asyncUsingCallbackFunction('foo', function errBackFunction(err, result) {
    if (!!err) {
      console.log('There was an error:', err);
    }
    else {
      secondAsyncUsingCallbackFunction(result, function errBackFunction(err, result) {
        if (!!err) {
          console.log('There was an error:', err);
        }
        else {
          thirdAsyncUsingCallbackFunction(result, function errBackFunction(err, result) {
            if (!!err) {
              console.log('There was an error:', err);
            }
            else {
              console.log('Here is the result:', result);
            }
          });
        }
      });
    }
  });
}

function asyncUsingCallbackFunction(input, callback) {
  setTimeout(function() {
    callback(undefined, input+'bar');
  }, 300);
}

function secondAsyncUsingCallbackFunction(input, callback) {
  setTimeout(function() {
    callback(undefined, input+'baz');
  }, 300);
}

function thirdAsyncUsingCallbackFunction(input, callback) {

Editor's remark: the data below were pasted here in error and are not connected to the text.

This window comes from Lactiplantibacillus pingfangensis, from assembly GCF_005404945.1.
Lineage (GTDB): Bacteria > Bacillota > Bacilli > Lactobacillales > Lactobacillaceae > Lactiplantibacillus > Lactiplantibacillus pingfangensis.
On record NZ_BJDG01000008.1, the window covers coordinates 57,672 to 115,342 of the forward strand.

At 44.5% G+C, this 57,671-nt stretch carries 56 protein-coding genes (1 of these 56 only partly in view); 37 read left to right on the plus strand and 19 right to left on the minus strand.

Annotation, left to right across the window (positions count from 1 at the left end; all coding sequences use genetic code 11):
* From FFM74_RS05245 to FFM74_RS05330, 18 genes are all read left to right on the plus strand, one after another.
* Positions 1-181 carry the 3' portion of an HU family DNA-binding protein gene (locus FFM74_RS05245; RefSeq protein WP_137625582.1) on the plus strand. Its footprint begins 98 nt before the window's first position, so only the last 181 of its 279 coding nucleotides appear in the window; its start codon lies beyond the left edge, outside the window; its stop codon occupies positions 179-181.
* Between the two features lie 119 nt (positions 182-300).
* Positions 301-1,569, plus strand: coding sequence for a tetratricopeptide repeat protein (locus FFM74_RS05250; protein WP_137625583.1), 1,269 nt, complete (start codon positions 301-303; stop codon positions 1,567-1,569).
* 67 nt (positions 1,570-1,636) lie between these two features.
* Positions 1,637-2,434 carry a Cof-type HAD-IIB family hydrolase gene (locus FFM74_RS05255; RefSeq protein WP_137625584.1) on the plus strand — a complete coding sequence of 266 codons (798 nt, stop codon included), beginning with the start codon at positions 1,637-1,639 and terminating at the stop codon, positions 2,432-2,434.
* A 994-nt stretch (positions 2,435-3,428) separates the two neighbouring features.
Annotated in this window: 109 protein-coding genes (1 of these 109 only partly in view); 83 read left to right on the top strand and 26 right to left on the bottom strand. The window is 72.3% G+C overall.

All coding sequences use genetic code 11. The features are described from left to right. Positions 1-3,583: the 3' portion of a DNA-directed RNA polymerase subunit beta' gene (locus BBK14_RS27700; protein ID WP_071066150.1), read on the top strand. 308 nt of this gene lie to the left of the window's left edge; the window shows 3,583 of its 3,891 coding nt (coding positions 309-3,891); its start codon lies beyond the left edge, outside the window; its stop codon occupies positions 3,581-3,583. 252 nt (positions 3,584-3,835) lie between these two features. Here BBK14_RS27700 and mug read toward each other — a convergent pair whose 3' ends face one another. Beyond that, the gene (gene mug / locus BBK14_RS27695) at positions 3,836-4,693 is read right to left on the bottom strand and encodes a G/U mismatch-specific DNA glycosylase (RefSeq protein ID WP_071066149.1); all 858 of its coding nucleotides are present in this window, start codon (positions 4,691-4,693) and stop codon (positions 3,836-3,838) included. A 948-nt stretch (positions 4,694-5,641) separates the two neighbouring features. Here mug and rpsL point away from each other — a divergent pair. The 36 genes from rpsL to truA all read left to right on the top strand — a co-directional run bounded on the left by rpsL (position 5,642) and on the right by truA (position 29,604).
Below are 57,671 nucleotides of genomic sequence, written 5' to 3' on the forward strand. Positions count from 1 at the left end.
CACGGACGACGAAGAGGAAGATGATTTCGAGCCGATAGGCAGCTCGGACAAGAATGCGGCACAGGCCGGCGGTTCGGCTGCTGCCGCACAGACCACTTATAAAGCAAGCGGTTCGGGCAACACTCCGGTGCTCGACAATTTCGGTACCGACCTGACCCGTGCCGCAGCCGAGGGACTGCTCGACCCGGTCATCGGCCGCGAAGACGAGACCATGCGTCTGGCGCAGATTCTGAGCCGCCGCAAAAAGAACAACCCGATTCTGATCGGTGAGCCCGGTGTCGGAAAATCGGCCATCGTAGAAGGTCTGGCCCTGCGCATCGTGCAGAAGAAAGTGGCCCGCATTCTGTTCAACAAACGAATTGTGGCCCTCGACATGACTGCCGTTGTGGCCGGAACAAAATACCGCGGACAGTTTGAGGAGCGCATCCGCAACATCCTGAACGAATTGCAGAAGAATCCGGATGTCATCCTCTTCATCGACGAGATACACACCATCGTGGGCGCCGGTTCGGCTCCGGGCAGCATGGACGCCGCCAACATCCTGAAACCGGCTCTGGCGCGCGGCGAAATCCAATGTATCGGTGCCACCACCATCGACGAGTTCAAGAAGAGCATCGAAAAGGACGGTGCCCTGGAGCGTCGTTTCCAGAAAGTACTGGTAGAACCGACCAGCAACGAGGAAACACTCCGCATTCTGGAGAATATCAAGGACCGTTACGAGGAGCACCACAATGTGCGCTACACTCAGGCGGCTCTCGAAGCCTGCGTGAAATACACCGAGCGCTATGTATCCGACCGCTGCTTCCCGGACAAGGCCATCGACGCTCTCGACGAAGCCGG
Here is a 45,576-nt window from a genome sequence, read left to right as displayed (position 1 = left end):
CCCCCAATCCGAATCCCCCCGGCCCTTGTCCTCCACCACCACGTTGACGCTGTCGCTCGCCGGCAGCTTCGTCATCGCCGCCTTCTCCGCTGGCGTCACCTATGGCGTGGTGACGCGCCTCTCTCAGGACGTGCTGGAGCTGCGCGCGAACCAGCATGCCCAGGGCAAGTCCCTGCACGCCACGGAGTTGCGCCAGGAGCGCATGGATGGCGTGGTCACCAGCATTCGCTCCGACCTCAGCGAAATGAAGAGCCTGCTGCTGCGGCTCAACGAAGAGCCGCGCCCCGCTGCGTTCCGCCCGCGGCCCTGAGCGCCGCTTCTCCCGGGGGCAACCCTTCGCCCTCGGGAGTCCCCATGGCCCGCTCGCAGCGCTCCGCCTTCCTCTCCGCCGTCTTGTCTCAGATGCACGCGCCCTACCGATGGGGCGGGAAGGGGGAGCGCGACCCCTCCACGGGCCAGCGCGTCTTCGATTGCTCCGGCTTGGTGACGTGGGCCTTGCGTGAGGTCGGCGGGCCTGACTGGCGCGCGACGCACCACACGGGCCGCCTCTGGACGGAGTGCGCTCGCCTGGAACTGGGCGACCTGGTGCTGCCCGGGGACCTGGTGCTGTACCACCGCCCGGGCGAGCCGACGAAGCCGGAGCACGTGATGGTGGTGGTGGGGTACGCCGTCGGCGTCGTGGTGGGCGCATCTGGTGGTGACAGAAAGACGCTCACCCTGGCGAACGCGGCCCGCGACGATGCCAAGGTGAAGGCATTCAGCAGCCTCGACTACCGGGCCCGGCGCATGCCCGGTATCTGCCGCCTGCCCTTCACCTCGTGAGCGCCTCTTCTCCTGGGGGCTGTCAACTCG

setTimeout(function() {
    callback(undefined, input+'meh');
  }, 300);
}

Run this using NodeJs. You should get the output: Here is the result: foobarbazmeh, but you will have to wait for just under a second before it pops up. Try tracing the control flow as the program executes.

  • The callerFunction simply runs two lines of code and then returns
  • This would normally mean that the program has finished execution and exit
  • However, it does not, because in the second line, asyncUsingCallbackFunction is called, and its second parameter happens to be a callback function.
  • This callback function gets added to the stack in the event loop (well, technically, the anonymous function passed into setTimeout within it is the one that get added)
  • When that function is done executing, it gets popped off the stack and gets executed by the event loop.
  • The same thing happens with secondAsyncUsingCallbackFunction, and thirdAsyncUsingCallbackFunction in turn, recursively.

Here is a great animation that demonstrates Javascript’s event loop which I like very much.

Observe how the callback functions are “nested” within each other.